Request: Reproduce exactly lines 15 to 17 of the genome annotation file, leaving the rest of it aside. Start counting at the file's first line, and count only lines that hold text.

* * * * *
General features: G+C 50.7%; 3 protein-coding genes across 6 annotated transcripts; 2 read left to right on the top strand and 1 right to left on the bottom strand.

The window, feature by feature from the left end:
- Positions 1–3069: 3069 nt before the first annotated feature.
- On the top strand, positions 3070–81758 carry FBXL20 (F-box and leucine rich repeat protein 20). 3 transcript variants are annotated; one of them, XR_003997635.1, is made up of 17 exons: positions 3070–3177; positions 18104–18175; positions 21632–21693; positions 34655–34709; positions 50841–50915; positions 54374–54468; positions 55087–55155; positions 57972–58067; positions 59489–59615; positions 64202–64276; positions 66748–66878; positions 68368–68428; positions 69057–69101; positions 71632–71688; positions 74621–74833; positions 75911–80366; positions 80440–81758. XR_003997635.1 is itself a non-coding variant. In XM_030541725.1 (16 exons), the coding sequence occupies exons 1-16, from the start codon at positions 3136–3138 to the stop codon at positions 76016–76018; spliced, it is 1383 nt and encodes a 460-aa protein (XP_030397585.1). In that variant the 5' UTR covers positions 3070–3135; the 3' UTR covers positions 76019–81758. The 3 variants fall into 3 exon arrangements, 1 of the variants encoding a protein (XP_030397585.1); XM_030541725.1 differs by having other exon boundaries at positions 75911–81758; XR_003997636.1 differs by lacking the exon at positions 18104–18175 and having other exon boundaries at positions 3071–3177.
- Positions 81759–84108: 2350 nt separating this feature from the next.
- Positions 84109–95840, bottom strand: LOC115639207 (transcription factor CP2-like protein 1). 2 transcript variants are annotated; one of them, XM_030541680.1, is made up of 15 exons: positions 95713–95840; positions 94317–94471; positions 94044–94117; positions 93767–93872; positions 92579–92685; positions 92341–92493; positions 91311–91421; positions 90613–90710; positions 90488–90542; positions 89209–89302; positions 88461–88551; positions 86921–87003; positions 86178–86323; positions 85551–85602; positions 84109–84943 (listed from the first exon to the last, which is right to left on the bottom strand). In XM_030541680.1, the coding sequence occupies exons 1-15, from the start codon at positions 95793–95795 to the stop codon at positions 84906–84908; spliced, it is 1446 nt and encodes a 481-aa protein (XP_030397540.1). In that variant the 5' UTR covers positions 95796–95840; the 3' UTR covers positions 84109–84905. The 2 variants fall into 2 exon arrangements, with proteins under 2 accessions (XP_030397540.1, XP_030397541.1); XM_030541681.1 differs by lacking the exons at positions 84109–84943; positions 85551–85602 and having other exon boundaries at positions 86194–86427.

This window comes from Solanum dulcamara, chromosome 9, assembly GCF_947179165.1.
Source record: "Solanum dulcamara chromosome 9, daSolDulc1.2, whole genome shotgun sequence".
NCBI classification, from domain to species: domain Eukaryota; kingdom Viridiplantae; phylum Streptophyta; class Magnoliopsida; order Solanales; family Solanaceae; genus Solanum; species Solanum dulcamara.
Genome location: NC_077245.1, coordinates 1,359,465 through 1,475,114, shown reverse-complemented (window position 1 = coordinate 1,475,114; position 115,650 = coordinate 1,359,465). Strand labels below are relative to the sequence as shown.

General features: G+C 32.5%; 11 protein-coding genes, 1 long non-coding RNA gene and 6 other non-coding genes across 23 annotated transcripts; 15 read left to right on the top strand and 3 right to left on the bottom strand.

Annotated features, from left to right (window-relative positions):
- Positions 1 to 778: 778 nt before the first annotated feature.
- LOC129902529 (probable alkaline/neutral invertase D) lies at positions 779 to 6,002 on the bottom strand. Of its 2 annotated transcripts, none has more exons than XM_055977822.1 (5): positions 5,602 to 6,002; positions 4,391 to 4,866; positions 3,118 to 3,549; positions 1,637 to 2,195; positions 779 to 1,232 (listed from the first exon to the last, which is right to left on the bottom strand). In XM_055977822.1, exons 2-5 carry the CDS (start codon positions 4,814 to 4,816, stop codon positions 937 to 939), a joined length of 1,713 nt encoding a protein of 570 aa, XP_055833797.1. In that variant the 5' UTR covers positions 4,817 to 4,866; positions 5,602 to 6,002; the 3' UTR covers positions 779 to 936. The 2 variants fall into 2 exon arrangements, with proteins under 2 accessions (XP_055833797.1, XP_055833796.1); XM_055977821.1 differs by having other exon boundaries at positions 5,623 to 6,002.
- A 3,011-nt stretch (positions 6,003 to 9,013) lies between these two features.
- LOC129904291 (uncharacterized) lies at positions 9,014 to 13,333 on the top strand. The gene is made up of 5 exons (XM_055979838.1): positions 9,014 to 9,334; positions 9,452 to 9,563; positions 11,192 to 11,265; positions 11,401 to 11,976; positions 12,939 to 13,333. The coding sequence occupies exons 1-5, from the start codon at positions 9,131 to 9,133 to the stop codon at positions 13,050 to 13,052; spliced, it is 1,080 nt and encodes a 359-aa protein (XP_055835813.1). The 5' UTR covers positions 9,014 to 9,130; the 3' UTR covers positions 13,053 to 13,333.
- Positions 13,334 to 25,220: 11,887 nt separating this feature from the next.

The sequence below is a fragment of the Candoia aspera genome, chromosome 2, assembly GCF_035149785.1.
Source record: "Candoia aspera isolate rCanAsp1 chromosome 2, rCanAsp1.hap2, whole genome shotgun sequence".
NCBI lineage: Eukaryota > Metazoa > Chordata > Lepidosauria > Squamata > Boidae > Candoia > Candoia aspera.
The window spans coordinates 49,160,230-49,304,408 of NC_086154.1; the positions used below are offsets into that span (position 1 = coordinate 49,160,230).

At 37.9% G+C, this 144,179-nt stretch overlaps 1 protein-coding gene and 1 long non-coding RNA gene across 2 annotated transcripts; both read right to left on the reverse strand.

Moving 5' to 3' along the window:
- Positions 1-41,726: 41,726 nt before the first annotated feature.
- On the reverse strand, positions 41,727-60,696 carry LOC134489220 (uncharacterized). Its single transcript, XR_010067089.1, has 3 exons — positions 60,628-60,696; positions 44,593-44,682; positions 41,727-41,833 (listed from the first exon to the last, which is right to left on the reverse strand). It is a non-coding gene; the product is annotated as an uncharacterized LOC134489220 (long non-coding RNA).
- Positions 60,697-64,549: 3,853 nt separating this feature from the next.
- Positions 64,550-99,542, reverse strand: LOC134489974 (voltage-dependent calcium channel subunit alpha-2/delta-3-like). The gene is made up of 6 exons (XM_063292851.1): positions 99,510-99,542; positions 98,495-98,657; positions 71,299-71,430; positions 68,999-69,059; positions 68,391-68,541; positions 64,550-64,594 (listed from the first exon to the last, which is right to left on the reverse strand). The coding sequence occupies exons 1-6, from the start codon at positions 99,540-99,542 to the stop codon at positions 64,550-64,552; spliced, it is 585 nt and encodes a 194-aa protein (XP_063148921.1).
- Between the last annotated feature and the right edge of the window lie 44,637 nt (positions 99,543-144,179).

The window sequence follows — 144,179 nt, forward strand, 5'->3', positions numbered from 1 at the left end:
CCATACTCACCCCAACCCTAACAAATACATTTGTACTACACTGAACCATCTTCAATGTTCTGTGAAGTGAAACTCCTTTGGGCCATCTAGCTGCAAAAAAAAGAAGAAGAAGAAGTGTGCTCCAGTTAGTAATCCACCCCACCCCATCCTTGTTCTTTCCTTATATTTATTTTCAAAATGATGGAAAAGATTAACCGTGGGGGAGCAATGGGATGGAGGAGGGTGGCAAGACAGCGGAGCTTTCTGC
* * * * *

- A 3,011-nt stretch (positions 6,003 to 9,013) lies between these two features.
- LOC129904291 (uncharacterized) lies at positions 9,014 to 13,333 on the top strand. The gene is made up of 5 exons (XM_055979838.1): positions 9,014 to 9,334; positions 9,452 to 9,563; positions 11,192 to 11,265; positions 11,401 to 11,976; positions 12,939 to 13,333. The coding sequence occupies exons 1-5, from the start codon at positions 9,131 to 9,133 to the stop codon at positions 13,050 to 13,052; spliced, it is 1,080 nt and encodes a 359-aa protein (XP_055835813.1). The 5' UTR covers positions 9,014 to 9,130; the 3' UTR covers positions 13,053 to 13,333.
- Positions 13,334 to 25,220: 11,887 nt separating this feature from the next.